"No ******* end in sight!"
In 2004, Dewsbury-born David Peace published a hard-hitting new novel recreating the 1984-85 Miners Strike through the eyes of its protagonists. We spoke to him about 'GB84' when the book first came out...
Last time we talked to you, you said the 1984-85 Miners strike left its mark on you. Why do you think that was?
The Miners Strike was one of the two events which towered above all else, growing up as and when I did in West Yorkshire - the other being the hunt for the Ripper. But while the Ripper terrified me, the strike eventually bored me. That guilt, that failure at 17 and 18 to understand the enormity and importance of events on my own doorstep, in my own county, that guilt was what drove me to write GB84.
Do you think the strike could be described as a civil war?
Unfortunately not. Had the TUC given the NUM the support that they had promised, then perhaps civil war might have come a step closer. However, given the lengths, tricks and expense that the Thatcher government went to in order to crush just the NUM - it would have been a very short civil war.
Pickets and the police in 1984
How do you think the strike changed lives and mining communities in West Yorkshire?
It wasn't the strike that changed lives and communities, it was the government policy and the forces they brought to bear upon pits and communities in order to close pits that changed lives. I think it's hard for people in 2004, especially younger people, to understand the levels of sacrifice that people underwent in mining communities during 1984/85; the loss of, on average, 9000 pounds per miner, 11,000 arrested, 7000 injured, two men dead - that men and their families did this in order to defend not only their own jobs and communities, but also those of other men in other pits and communities. Those pits and communities are gone, organised labour is gone, socialism is gone and with it the heritage and culture that held people and places together. That government and their policies changed everybody's lives, not only the ones that had the courage to at least stand and fight.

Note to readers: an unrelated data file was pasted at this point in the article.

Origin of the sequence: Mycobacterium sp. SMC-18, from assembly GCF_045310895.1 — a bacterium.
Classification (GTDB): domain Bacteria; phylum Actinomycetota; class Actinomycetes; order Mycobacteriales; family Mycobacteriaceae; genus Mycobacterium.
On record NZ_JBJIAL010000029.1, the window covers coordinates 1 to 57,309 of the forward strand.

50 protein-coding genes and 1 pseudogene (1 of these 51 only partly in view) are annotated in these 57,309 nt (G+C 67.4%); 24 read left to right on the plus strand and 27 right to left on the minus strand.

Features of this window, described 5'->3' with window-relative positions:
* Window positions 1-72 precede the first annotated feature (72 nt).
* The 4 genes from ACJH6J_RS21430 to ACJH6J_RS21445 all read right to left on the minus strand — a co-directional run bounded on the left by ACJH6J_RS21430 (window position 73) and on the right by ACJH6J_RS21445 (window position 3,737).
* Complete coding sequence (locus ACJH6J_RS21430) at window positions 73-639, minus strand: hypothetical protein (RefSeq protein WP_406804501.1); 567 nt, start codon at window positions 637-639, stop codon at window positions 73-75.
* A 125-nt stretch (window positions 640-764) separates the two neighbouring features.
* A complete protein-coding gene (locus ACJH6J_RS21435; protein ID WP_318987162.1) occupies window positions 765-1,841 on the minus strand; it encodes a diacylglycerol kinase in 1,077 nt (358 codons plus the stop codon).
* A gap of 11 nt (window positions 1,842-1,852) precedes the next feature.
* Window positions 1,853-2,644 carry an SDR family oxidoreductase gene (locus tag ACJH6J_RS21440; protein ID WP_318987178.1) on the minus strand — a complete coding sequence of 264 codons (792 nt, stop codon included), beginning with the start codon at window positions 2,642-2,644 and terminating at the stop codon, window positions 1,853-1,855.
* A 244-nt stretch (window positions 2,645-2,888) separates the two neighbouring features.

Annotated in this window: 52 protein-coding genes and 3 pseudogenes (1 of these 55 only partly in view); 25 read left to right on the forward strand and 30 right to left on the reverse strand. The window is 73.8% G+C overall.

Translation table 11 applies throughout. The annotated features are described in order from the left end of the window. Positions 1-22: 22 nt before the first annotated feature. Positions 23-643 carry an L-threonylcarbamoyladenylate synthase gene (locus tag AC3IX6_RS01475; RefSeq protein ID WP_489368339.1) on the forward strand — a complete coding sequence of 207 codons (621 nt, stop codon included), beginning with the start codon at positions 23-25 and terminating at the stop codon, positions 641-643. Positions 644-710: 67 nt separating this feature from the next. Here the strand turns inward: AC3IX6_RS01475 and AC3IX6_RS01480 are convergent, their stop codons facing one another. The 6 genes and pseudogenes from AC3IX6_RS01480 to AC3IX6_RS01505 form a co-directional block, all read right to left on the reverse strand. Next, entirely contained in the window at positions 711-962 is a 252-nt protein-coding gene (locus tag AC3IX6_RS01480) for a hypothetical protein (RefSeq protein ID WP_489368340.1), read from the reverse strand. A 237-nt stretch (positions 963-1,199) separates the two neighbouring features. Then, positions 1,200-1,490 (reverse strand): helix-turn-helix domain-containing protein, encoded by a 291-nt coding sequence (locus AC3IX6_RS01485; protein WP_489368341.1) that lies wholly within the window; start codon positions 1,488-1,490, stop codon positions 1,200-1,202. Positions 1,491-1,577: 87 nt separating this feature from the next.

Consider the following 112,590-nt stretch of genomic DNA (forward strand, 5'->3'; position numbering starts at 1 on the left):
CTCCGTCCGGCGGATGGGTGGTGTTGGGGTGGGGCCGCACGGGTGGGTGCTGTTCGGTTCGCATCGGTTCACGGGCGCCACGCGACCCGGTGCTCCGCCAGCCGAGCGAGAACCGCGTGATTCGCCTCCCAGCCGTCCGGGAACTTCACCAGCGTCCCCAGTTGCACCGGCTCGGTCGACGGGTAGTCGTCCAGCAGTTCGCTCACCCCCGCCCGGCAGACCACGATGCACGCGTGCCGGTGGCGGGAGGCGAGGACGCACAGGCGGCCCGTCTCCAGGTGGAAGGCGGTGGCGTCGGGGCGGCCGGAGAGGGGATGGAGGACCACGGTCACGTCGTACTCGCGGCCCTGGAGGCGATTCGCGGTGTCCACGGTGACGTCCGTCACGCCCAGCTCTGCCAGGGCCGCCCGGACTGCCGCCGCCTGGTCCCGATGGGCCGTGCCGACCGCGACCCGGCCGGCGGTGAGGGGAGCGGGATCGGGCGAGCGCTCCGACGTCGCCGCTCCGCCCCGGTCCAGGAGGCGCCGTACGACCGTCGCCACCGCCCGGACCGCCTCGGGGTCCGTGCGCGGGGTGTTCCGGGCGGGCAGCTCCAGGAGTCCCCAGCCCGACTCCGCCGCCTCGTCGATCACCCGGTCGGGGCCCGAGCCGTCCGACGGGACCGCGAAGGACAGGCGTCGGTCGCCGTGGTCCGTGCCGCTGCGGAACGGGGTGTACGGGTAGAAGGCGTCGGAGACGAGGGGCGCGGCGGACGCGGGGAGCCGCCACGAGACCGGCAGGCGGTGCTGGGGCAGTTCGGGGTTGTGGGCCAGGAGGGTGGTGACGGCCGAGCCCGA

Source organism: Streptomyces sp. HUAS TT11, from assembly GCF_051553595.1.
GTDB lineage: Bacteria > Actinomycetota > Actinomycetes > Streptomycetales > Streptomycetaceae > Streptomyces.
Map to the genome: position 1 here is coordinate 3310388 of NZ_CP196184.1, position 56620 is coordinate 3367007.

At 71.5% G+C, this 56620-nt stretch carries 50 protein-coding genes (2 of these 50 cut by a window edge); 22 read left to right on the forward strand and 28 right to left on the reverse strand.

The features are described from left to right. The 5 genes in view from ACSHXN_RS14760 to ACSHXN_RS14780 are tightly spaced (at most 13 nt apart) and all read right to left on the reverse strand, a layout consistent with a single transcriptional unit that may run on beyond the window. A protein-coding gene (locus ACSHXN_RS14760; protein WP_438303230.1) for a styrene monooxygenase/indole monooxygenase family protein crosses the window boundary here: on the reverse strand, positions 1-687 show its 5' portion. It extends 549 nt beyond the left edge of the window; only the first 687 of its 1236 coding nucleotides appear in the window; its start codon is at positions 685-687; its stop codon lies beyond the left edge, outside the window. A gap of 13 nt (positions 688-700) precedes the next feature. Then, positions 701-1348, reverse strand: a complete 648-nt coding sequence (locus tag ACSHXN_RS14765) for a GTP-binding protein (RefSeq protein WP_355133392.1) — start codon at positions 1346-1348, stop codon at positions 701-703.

You describe your novel as an 'occult history'...
It's a history because it based on real events and experiences but what do you mean by occult? I use the word 'occult' to mean hidden - but also as a play on the more grotesque aspects of the word.
Events like the hunt for the Yorkshire Ripper and the Miners Strike have add an impact on many people's lives. How far is it the novelist's job to reinterpret such events?
Anybody who writes anything - fact or fiction - about real events has a responsibility to the people who lived through them. In writing about the strike, my main motive and responsibility was to stop people forgetting what happened. Especially younger people.
Your novels have been described as 'brutal' and you have often been compared to James Ellroy. How far do you think this is the case?
Both Ellroy and myself have written about people and places from our pasts; the people we grew up with and the places we lived in. It's hard to write honestly about the Ripper and the Strike and for it not to be brutal.
You also use the testimony of people involved in the strike. Do you feel the novelist's voice is not enough?
As I say, any writing, fact or fiction, is through the voice of the writer - the material they chose and the material they don't, which bit goes here, which bit there etc, but I wanted the testimony of the people who actually lived through the strike to be as raw and honest as possible. I met with people and also used the oral accounts from the books listed at the back of GB84 - and the things I heard and the things I read needed no fictionalising; they were powerful enough.
How important do you think music is in recreating the period? Do you have your own soundtrack for the novel/strike?
For me, music is a way of recreating the backdrop to a period; lost associations re-surface, images and words that have fallen out of useage come back. It also insulates me against the present. With GB84, as with the other books, I listened to as much of the music from the time as I could. Some of the albums are listed in the back of the book. [Frankie Goes to Hollywood's Welcome to the Pleasuredome, The Redskins' Neither Washington Or Moscow and Mighty Wah's A Word to the Wise Guy are among the sources listed by David Peace at the end of GB84]
Your next book [which was to become 2006's The Damned United and hits the big screen in 2009] is about Brian Clough's 44 days at Leeds United. This seems like a radical departure?
I actually worry it won't be any departure at all; 1974, Leeds - sounds very familiar...
last updated: 09/01/2009 at 15:40